Monthly Notices of the Royal Astronomical Society 09/2015; 454(2). DOI:10.1093/mnras/stv2073 · 5.11 Impact Factor
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    ABSTRACT: The specifics of how galaxies form from, and are fuelled by, gas from the intergalactic medium remain uncertain. Hydrodynamic simulations suggest that 'cold accretion flows'-relatively cool (temperatures of the order of 10(4) kelvin), unshocked gas streaming along filaments of the cosmic web into dark-matter halos-are important. These flows are thought to deposit gas and angular momentum into the circumgalactic medium, creating disk- or ring-like structures that eventually coalesce into galaxies that form at filamentary intersections. Recently, a large and luminous filament, consistent with such a cold accretion flow, was discovered near the quasi-stellar object QSO UM287 at redshift 2.279 using narrow-band imaging. Unfortunately, imaging is not sufficient to constrain the physical characteristics of the filament, to determine its kinematics, to explain how it is linked to nearby sources, or to account for its unusual brightness, more than a factor of ten above what is expected for a filament. Here we report a two-dimensional spectroscopic investigation of the emitting structure. We find that the brightest emission region is an extended rotating hydrogen disk with a velocity profile that is characteristic of gas in a dark-matter halo with a mass of 10(13) solar masses. This giant protogalactic disk appears to be connected to a quiescent filament that may extend beyond the virial radius of the halo. The geometry is strongly suggestive of a cold accretion flow.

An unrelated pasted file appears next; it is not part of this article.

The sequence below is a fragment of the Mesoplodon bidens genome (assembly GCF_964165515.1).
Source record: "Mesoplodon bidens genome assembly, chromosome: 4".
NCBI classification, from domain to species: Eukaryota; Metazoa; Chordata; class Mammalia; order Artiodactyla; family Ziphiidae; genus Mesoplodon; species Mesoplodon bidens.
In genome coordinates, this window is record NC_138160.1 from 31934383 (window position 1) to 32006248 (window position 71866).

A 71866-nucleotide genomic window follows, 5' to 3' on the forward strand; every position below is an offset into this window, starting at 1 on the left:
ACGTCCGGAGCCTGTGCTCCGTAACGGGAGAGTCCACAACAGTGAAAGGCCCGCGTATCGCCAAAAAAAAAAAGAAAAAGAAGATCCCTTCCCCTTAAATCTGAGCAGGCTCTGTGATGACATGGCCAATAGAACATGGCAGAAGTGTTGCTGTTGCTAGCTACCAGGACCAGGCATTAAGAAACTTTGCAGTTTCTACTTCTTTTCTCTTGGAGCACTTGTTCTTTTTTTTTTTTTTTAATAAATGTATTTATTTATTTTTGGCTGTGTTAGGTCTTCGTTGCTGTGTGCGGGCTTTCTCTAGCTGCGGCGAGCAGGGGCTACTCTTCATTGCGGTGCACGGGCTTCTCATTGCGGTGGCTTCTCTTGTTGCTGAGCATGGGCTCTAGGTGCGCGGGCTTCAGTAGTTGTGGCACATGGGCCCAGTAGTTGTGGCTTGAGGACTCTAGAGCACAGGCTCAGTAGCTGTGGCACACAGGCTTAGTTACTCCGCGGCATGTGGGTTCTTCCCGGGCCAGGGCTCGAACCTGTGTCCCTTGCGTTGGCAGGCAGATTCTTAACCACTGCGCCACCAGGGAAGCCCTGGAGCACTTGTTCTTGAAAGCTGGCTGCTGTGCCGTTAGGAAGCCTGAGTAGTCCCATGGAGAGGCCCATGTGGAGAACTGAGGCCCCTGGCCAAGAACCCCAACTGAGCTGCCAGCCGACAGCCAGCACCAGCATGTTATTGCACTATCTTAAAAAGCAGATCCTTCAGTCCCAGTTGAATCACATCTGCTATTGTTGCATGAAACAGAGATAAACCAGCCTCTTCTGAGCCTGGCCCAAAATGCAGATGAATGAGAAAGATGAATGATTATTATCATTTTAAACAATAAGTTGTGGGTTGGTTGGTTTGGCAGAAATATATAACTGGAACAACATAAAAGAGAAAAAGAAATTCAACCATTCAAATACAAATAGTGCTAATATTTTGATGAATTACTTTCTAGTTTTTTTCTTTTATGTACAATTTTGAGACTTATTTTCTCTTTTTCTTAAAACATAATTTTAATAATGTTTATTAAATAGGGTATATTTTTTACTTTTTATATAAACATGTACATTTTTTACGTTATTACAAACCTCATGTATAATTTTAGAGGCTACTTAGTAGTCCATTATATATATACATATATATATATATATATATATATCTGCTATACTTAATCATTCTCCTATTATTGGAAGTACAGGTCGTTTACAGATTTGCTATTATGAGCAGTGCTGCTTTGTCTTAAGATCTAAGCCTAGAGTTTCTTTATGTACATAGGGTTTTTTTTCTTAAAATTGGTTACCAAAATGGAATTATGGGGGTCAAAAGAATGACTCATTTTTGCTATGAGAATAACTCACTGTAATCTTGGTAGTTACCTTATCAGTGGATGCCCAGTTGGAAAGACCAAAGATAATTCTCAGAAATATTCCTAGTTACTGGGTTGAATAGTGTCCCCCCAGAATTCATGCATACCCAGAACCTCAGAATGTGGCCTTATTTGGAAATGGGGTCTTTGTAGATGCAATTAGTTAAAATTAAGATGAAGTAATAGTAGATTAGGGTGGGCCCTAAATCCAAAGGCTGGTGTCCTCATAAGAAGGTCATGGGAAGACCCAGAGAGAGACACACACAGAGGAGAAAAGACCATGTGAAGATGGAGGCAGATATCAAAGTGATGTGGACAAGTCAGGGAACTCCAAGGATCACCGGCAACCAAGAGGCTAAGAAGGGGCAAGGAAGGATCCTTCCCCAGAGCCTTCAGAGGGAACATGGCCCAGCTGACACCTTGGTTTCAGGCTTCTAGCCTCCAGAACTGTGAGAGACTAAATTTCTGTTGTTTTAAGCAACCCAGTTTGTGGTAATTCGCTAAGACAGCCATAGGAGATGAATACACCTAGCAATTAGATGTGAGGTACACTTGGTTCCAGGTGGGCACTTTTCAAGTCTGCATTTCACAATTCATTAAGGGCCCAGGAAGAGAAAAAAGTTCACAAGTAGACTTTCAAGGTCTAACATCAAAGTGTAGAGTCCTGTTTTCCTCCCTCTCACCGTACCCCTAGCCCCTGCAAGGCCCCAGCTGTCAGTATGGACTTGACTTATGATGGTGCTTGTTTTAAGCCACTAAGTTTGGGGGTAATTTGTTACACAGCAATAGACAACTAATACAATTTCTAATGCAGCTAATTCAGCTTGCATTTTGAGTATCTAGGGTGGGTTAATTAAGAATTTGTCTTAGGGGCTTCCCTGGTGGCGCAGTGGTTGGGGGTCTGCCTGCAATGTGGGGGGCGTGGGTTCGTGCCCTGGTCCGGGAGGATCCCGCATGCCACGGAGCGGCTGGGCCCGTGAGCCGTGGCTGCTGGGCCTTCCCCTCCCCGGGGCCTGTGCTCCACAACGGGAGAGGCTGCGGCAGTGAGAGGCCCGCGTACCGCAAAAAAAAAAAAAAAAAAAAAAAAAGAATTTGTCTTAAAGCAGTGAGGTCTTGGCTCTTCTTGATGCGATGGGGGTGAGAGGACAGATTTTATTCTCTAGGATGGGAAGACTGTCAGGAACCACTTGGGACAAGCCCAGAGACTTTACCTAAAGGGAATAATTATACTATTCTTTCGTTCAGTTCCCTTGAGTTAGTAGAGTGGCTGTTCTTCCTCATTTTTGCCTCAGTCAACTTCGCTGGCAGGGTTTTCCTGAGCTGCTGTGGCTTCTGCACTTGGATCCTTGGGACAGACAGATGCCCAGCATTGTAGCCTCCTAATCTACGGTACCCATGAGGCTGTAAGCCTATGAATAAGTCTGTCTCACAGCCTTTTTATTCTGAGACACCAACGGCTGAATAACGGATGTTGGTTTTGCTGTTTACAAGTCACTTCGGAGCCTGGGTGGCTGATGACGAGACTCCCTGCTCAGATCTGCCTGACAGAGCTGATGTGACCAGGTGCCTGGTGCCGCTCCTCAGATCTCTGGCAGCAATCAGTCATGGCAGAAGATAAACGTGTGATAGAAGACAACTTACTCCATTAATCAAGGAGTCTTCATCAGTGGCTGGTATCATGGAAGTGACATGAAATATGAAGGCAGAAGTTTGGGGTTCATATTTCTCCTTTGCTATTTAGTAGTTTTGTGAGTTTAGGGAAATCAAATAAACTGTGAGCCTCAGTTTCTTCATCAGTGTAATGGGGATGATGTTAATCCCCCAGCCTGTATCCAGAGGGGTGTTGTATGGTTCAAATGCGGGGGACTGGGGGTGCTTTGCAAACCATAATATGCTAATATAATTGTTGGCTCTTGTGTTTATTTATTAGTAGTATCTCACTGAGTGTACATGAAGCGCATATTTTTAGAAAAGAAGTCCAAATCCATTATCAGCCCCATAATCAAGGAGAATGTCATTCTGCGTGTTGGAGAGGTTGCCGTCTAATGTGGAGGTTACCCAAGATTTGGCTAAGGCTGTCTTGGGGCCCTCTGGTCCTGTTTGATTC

Nature 08/2015; 524(7564). DOI:10.1038/nature14616 · 41.46 Impact Factor
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    ABSTRACT: We present optical and near-infrared light curves and optical spectra of SN 2013dx, associated with the nearby (redshift 0.145) gamma-ray burst GRB 130702A. The prompt isotropic gamma-ray energy released from GRB 130702A is measured to be $E_{\gamma,\mathrm{iso}} = 6.4_{-1.0}^{+1.3} \times 10^{50}$erg (1keV to 10MeV in the rest frame), placing it intermediate between low-luminosity GRBs like GRB 980425/SN 1998bw and the broader cosmological population. We compare the observed $g^{\prime}r^{\prime}i^{\prime}z^{\prime}$ light curves of SN 2013dx to a SN 1998bw template, finding that SN 2013dx evolves $\sim20$% faster (steeper rise time), with a comparable peak luminosity. Spectroscopically, SN 2013dx resembles other broad-lined Type Ic supernovae, both associated with (SN 2006aj and SN 1998bw) and lacking (SN 1997ef, SN 2007I, and SN 2010ah) gamma-ray emission, with photospheric velocities around peak of $\sim$21,000 km s$^{-1}$. We construct a quasi-bolometric ($g^{\prime}r^{\prime}i^{\prime}z^{\prime}yJH$) light curve for SN 2013dx, and, together with the photospheric velocity, we derive basic explosion parameters using simple analytic models. We infer a $^{56}$Ni mass of $M_{\mathrm{Ni}} = 0.38\pm 0.01$M$_{\odot}$, an ejecta mass of $M_{\mathrm{ej}} = 3.0 \pm 0.1$ M$_{\odot}$, and a kinetic energy of $E_{\mathrm{K}} = (8.2 \pm 0.40) \times 10^{51}$erg (statistical uncertainties only), consistent with previous GRB-associated SNe. When considering the ensemble population of GRB-associated SNe, we find no correlation between the mass of synthesized $^{56}$Ni and high-energy properties, despite clear predictions from numerical simulations that $M_{\mathrm{Ni}}$ should correlate with the degree of asymmetry. On the other hand, $M_{\mathrm{Ni}}$ clearly correlates with the kinetic energy of the supernova ejecta across a wide range of core-collapse events.